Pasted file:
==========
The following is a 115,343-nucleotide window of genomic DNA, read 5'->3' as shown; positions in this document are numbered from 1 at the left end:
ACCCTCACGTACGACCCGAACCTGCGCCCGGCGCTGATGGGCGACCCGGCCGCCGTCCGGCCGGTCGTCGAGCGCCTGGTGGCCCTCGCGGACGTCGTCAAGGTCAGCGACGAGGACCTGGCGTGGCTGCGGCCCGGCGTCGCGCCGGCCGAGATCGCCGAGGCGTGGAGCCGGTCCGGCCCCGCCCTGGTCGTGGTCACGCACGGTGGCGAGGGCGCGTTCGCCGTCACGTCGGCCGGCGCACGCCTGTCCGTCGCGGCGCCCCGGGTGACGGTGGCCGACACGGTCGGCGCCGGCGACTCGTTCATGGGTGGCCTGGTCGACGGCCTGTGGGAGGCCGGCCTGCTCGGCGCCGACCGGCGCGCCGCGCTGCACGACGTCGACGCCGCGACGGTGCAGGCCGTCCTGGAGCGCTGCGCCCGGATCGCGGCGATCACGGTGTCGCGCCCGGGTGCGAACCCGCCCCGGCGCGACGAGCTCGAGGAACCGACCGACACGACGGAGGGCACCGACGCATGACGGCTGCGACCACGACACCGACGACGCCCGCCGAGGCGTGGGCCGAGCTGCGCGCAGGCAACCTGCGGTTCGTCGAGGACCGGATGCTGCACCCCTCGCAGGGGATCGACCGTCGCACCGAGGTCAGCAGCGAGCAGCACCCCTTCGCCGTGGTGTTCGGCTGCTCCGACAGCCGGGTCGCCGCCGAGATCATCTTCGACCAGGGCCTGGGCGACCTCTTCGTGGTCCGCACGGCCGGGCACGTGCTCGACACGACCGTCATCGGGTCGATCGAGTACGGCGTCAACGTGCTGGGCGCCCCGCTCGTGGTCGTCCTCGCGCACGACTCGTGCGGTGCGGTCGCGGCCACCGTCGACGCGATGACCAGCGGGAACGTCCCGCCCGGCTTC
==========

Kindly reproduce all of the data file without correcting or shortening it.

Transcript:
The following is a 115,343-nucleotide window of genomic DNA, read 5'->3' as shown; positions in this document are numbered from 1 at the left end:
ACCCTCACGTACGACCCGAACCTGCGCCCGGCGCTGATGGGCGACCCGGCCGCCGTCCGGCCGGTCGTCGAGCGCCTGGTGGCCCTCGCGGACGTCGTCAAGGTCAGCGACGAGGACCTGGCGTGGCTGCGGCCCGGCGTCGCGCCGGCCGAGATCGCCGAGGCGTGGAGCCGGTCCGGCCCCGCCCTGGTCGTGGTCACGCACGGTGGCGAGGGCGCGTTCGCCGTCACGTCGGCCGGCGCACGCCTGTCCGTCGCGGCGCCCCGGGTGACGGTGGCCGACACGGTCGGCGCCGGCGACTCGTTCATGGGTGGCCTGGTCGACGGCCTGTGGGAGGCCGGCCTGCTCGGCGCCGACCGGCGCGCCGCGCTGCACGACGTCGACGCCGCGACGGTGCAGGCCGTCCTGGAGCGCTGCGCCCGGATCGCGGCGATCACGGTGTCGCGCCCGGGTGCGAACCCGCCCCGGCGCGACGAGCTCGAGGAACCGACCGACACGACGGAGGGCACCGACGCATGACGGCTGCGACCACGACACCGACGACGCCCGCCGAGGCGTGGGCCGAGCTGCGCGCAGGCAACCTGCGGTTCGTCGAGGACCGGATGCTGCACCCCTCGCAGGGGATCGACCGTCGCACCGAGGTCAGCAGCGAGCAGCACCCCTTCGCCGTGGTGTTCGGCTGCTCCGACAGCCGGGTCGCCGCCGAGATCATCTTCGACCAGGGCCTGGGCGACCTCTTCGTGGTCCGCACGGCCGGGCACGTGCTCGACACGACCGTCATCGGGTCGATCGAGTACGGCGTCAACGTGCTGGGCGCCCCGCTCGTGGTCGTCCTCGCGCACGACTCGTGCGGTGCGGTCGCGGCCACCGTCGACGCGATGACCAGCGGGAACGTCCCGCCCGGCTTC